www.unep-wcmc.org /species/data/species_sheets/medmonk.htm   (585 words)

  
 Mediterranean Monk Seal
Historically, the Mediterranean monk seal occupied a wide geographical range with colonies throughout the Mediterranean, Marmara and Black seas, and even along the Atlantic coast of Africa.
During the 20th century, the monk seal was extirpated from mainland France and Corsica, Spain and the Balearic Islands, Italy, Sicily and the Toscana archipelago, and Egypt, Israel, Lebanon and Tunisia.
Because the Mediterranean monk seal is sensitive to human disturbance, continued development of once isolated habitat has had a significant impact on the already fragmented and declining species.
www.tierramerica.net /2001/1216/ilosabias.shtml   (535 words)

  
 Mediterranean Monk Seal News II - Monachus Guardian 2 (1): May 1999   (Site not responding. Last check: 2007-11-02)
Kimolos and Polyaigos were found to be monk seal breeding habitats of national importance, since a relatively large number of monk seal breeding shelters are located in the area.
These shelters are used on year-round basis by the local monk seal population, which is estimated at between 19 and 40 seals.
The present population is estimated to be between 10 and 20 monk seals.
www.monachus.org /mguard03/03mednex.htm   (2126 words)

  
 Mediterranean Monk Seal News I - Monachus Guardian 7 (2): November 2004
Its aim was the protection of the Mediterranean monk seal through the implementation of specific management actions in two of the species’ most important habitats in Europe: the Karpathos-Saria area in the southeastern Aegean and the Kimolos-Polyaigos complex in the Cyclades [TMG Mediterranean News, passim].
During the four years of the programme, it was possible to gain a comprehensive picture of the status of the Mediterranean monk seal, which verified the significance of these areas for the species.
Thus, awareness-raising actions and monitoring of the Mediterranean monk seal population will continue in Kimolos with the support of the PEP programme for the South Aegean, while actions in the area of North Karpathos have been included in the proposals of the Management Body for funding by the Entrepreneurial Programme for the Environment.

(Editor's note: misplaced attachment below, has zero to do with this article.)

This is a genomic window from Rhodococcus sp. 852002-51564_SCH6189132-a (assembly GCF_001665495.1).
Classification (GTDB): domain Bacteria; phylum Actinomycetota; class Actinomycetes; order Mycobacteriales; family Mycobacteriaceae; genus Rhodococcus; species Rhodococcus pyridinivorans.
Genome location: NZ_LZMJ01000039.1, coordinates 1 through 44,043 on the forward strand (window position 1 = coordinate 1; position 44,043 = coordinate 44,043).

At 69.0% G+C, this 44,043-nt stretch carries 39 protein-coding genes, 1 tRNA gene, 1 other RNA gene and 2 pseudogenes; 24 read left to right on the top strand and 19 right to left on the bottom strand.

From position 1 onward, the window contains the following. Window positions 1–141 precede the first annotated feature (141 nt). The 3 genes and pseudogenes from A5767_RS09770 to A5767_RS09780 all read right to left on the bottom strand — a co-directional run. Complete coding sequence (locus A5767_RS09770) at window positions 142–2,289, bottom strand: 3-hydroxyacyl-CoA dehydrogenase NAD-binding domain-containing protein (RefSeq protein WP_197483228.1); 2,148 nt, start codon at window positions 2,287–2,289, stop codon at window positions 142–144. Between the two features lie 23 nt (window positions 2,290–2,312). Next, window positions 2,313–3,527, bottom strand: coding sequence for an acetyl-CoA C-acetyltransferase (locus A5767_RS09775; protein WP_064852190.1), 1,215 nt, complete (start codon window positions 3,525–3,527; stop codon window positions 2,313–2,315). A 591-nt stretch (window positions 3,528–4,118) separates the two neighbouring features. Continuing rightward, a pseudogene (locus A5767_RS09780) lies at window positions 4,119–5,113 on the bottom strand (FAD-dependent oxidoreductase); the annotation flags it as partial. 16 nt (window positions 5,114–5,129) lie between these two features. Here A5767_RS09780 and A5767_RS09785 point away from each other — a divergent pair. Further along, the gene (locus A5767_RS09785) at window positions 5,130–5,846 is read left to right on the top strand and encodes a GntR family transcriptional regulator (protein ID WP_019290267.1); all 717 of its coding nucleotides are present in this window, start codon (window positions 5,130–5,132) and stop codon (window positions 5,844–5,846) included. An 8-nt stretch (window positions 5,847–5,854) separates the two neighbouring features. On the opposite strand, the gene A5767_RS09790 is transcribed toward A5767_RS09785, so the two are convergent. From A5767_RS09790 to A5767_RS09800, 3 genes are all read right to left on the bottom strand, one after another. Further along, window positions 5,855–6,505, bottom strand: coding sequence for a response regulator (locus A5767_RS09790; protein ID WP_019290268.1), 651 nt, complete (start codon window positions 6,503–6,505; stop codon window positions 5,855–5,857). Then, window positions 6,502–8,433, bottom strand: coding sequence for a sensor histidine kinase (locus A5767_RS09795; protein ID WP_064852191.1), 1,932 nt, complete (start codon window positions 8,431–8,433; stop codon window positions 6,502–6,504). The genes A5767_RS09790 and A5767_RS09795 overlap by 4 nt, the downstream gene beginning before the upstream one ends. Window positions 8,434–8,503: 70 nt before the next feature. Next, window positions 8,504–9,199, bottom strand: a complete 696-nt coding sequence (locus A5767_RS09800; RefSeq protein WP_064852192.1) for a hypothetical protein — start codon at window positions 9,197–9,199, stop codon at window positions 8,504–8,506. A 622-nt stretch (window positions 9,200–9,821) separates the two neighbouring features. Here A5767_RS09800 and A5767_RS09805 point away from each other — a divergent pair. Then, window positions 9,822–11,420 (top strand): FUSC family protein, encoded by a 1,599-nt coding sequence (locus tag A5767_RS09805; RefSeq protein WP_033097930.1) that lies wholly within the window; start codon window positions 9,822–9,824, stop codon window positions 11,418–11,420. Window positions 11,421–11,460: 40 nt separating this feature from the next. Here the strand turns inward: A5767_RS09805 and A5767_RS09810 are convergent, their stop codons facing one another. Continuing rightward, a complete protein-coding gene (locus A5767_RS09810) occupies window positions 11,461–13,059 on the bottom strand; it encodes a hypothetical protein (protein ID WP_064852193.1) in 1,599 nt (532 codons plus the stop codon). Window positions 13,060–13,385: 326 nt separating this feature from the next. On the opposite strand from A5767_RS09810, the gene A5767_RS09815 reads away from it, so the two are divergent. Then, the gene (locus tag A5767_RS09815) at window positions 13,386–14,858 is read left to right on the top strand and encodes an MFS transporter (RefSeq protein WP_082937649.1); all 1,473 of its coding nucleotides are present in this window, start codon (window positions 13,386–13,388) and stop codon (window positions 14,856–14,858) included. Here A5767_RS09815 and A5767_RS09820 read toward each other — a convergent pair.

www.monachus-guardian.org /mguard14/1414mednew.htm   (2870 words)

  
 oonderer Monk Seal   (Site not responding. Last check: 2007-11-02)
Monk Seal is a chubby marine mammal of about 2-3 meters in length and weighing approximately 200-300 kg.
Adult monk seals have hard and short hairs (0.5 cm.) covering their body all over.
Mediterranean monk seal pups are generally born in September and October with a fl coat and a yellowish white patch on their stomach.
www.onderer.com /animals/monk_seal.html   (248 words)

  
 National Marine Park of Alonissos - Mediterrannean monk seal monachus-monachus
The seal Monachus Monachus or Mediterranean monk seal is a marine mammal which belongs to the seal family.
It is one of the largest seal species in the world, with a length of 2-3 metres and an average weight of 250 kg.
Today the largest population of seals in the Mediterranean is found in Greece, spread out over the whole of the Aegean and Ionian Seas, while it is significant that the species has essentially disappeared from the industrialised Western Mediterranean.
www.alonissos.com /monk_en.htm   (654 words)

  
 Caribbean Monk Seal - Wikipedia, the free encyclopedia
The Caribbean Monk Seal or West Indian Monk Seal (Monachus tropicalis), the only seal ever known to be native to the Caribbean sea and the Gulf of Mexico, is now considered extinct.
The Caribbean Monk Seal was a relatively small seal (6-9 feet) with rolls of fat around its neck and brown pelage that faded to a yellow-white color on the stomach.
Nonetheless, local fishermen and divers regularly claim to have seen the seal, making the existence of this animal still a possibility, though some biologists believe that these sightings surely may be of wandering hooded seals, which have been positively identified in islands such as Puerto Rico and the Virgin Islands.
en.wikipedia.org /wiki/Caribbean_Monk_Seal   (455 words)